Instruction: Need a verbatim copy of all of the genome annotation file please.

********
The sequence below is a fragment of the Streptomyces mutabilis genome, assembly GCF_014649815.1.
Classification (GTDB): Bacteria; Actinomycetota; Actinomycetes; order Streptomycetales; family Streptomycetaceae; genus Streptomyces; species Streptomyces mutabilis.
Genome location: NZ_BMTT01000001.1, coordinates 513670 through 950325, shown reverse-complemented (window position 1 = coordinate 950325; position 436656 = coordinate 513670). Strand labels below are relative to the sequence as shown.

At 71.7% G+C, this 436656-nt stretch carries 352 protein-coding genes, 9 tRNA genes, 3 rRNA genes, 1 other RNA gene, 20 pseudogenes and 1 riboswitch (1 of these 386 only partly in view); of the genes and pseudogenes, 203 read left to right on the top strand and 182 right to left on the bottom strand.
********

The sequence below is a fragment of the Streptomyces mutabilis genome, assembly GCF_014649815.1.
Classification (GTDB): Bacteria; Actinomycetota; Actinomycetes; order Streptomycetales; family Streptomycetaceae; genus Streptomyces; species Streptomyces mutabilis.
Genome location: NZ_BMTT01000001.1, coordinates 513670 through 950325, shown reverse-complemented (window position 1 = coordinate 950325; position 436656 = coordinate 513670). Strand labels below are relative to the sequence as shown.

At 71.7% G+C, this 436656-nt stretch carries 352 protein-coding genes, 9 tRNA genes, 3 rRNA genes, 1 other RNA gene, 20 pseudogenes and 1 riboswitch (1 of these 386 only partly in view); of the genes and pseudogenes, 203 read left to right on the top strand and 182 right to left on the bottom strand.